Mount Rogers – Mouth of Wilson, Virginia - Atlas Obscura

Mount Rogers

Mouth of Wilson, Virginia

The highest point in Virginia can only be reached by passing through ponies and flowers. 


Feral ponies and an immaculate forest await hikers atop Mount Rogers, the highest point in Virginia at 5,729 feet above sea level.

The mountain itself is named after William Barton Rogers, Virginia’s first State Geologist and later, the founder of MIT. The standard route to the summit starts from the parking lot in Massie Gap in Grayson Highlands State Park, and winds four miles up, mostly using the Appalachian Trail.

On the first part of the hike visitors have a good chance to see the famous ponies that were introduced to the park. This community of feral ponies, which is kept to a reasonable number of 120, keep the wild grasses manageable. To prevent overcrowding and grass depletion, each September excess ponies are rounded up and auctioned off at the Grayson Highland Fall Fest. The ponies are comfortable around humans and may even approach them, but if one has a foal nearby they may be protective.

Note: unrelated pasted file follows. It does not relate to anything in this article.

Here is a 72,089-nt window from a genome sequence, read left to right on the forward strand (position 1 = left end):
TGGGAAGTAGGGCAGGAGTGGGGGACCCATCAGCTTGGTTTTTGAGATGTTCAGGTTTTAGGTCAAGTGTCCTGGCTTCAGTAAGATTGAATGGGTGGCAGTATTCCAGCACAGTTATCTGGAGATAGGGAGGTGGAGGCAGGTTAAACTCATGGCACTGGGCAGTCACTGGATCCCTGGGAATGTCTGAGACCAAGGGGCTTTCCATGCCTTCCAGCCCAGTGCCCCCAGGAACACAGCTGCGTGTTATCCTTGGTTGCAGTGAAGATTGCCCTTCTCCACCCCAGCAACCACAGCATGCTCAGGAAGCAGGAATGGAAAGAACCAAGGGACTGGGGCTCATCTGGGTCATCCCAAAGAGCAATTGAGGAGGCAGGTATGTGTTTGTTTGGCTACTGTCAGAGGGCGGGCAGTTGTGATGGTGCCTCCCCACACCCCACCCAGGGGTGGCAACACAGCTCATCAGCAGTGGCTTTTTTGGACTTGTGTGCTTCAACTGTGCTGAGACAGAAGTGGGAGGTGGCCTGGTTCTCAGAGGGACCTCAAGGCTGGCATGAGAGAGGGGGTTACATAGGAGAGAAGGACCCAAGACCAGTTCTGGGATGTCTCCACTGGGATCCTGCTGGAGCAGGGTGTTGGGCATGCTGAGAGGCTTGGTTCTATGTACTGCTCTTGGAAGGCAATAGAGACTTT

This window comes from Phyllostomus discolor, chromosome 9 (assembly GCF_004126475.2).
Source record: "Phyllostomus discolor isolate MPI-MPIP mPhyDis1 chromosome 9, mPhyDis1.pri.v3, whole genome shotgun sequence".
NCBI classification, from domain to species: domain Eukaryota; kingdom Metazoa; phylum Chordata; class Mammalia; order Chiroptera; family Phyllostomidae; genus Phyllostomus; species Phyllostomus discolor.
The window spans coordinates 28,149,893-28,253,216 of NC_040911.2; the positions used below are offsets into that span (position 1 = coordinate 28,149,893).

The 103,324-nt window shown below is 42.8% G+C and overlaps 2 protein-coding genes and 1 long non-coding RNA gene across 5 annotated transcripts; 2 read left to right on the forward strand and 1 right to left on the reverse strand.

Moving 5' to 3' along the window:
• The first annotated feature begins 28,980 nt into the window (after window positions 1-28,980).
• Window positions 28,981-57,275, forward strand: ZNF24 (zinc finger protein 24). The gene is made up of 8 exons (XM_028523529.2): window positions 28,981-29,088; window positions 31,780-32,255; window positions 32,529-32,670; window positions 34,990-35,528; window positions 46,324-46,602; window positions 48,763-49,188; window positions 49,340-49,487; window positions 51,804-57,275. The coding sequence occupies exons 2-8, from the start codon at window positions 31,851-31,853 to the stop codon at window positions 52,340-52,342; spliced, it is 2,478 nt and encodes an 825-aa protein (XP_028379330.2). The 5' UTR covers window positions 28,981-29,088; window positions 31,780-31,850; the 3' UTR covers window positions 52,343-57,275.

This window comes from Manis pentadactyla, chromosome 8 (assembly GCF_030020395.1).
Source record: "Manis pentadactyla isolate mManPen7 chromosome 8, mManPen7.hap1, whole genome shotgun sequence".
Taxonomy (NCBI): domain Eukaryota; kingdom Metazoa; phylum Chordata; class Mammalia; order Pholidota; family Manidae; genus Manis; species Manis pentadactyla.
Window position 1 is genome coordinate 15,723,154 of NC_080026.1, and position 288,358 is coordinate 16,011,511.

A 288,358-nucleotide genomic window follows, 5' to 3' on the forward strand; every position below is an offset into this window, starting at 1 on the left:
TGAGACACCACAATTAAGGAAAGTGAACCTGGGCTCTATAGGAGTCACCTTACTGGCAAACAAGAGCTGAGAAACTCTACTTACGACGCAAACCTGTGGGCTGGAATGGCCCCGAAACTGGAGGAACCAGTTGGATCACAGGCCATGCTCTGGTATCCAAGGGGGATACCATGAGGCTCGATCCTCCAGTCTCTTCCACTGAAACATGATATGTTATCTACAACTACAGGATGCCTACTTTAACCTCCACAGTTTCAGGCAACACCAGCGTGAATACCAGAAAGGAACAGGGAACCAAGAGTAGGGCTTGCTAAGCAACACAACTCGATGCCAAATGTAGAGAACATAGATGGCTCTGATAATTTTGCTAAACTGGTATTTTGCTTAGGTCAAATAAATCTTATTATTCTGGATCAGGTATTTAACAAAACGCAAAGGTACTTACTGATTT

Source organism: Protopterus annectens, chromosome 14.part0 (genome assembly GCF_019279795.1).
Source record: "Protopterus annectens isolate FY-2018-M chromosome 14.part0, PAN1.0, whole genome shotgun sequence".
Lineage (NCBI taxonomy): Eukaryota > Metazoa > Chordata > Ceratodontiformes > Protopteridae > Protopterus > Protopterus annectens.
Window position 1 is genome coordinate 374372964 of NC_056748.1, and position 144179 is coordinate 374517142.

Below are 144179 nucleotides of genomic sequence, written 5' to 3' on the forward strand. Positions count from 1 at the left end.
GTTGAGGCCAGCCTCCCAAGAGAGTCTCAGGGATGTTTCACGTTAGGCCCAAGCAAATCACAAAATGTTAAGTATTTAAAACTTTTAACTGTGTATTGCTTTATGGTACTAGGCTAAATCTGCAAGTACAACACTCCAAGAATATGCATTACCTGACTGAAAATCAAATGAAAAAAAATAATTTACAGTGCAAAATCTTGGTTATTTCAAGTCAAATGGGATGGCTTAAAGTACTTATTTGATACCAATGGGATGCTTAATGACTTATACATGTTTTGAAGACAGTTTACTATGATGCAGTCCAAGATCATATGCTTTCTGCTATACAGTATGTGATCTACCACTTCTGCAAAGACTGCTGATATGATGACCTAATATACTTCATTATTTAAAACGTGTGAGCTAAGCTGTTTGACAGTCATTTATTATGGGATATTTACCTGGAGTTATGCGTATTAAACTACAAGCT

The Appalachian Trail that leads to the high point also runs through Rhododendron Gap with some great views of dense flowering bushes before meeting the Mount Rogers Trail to the summit. A dense spruce-fir forest, the northernmost of its kind, surrounds the summit with moss-covered trees. Some Fraser fir also grows here and while the balsam woolly adelphid has infested the area, the dead trees aren’t there to the degree that they are ar Clingmans Dome further south. The dense forest obscures any view from the summit, but the peak is a magnificent end to a long hike.

Know Before You Go

From the parking area in Massie Gap in Grayson Highlands State Park, hike up the Rhododendron Trail, then the Appalachian Trail, then the Mount Rogers Trail to the summit. Total distance is 4 miles one-way.

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